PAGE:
The Government cannot adopt the attitude of not wanting to know what is being done and at the same time proclaim in the Report that this is work which should be developed elsewhere by other local authorities. It may be expensive, but it is worth while. We have only to read what is stated in page 48 to appreciate the value of the recreational, social and physical training which is being given, not only by the local authorities themselves, but by the local authorities in co-operation with voluntary organisations. The fact that this is difficult work is probably all the more reason why it should be undertaken. And let us remember that this is not work in connection with further education, but in relation to pupils still attending primary and secondary schools.

In my opinion, schemes ought to be submitted to the Secretary of State, and the right hon. Gentleman ought to exercise his supervisory duties in this respect. It may well be that he has taken over further duties in past years which might have been better carried out by other and more technical Departments, but in relation to this traditional duty the Minister should be exercising his responsibilities fully and not handing them over.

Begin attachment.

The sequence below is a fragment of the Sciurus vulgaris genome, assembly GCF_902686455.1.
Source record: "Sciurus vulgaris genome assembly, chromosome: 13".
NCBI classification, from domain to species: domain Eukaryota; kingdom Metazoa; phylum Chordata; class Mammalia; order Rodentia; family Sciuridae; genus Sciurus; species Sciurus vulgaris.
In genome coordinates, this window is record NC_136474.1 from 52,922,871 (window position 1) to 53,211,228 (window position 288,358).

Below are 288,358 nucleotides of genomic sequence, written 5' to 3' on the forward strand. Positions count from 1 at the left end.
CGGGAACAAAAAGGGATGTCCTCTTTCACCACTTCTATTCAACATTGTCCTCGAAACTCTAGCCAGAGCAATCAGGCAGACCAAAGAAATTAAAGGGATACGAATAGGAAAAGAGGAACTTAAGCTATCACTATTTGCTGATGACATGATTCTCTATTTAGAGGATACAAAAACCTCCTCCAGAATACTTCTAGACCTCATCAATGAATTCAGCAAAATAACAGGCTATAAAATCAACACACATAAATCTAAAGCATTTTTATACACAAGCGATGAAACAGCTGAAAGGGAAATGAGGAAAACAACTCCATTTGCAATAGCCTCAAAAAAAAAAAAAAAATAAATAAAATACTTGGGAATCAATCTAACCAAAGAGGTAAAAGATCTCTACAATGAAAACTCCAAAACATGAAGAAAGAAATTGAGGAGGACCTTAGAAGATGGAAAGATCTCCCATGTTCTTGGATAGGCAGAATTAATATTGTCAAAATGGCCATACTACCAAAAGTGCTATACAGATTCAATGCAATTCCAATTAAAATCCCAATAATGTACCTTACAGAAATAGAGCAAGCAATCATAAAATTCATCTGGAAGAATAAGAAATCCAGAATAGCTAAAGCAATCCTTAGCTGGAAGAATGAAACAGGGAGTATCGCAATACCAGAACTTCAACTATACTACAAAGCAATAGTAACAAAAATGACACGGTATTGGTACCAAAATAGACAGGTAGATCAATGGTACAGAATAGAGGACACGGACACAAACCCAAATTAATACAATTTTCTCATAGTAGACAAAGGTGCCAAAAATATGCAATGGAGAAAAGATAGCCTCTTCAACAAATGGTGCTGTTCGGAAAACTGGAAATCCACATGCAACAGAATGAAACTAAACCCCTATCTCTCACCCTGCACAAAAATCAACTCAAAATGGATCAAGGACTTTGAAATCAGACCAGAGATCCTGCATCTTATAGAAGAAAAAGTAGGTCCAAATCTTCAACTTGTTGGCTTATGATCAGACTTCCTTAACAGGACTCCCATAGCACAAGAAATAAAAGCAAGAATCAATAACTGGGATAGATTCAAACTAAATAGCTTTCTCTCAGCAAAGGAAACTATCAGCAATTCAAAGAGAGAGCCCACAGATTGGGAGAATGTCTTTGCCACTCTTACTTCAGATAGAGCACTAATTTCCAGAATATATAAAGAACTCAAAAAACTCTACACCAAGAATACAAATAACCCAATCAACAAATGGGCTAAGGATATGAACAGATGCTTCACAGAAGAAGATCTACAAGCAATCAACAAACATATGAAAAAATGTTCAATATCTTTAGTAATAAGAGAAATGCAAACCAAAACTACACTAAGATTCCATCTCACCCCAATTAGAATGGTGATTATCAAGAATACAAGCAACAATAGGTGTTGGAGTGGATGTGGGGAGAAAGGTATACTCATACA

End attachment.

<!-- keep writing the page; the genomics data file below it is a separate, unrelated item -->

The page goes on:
In page 54 of the Report there is further evidence of the importance of this job at a time when the Department is saying, in connection with voluntary leisure-time occupations, "Well, this is going down but, thank goodness, last year it went up." The Report states : The increase of enrolments in non-technical courses is to a large extent due to the revival of interest in the study of liberal subjects normally comprised in the term Adult Education. Yet, instead of following that by a drive towards better and more widespread adult education, the Secretary of State says, in effect, "Do not bother us with schemes about it."

That is playing down the importance of adult education and is discouraging it. If ever there was a time when the help of the Secretary of State and of the Department was required, it is now, when we have so many distractions from a physically and mentally active life in our community, such as television. The Secretary of State should be playing his part in trying to speed a revival of interest in more liberal aspects of adult education. When we have a Government in one week issuing special leaflets about buying Premium Savings Bonds, and in the next week presenting a Bill telling us that adult education does not really matter, we begin to get this Government into perspective and to see the things that really matter to them. It is appalling that in this day and age the Government should be playing down this type of education.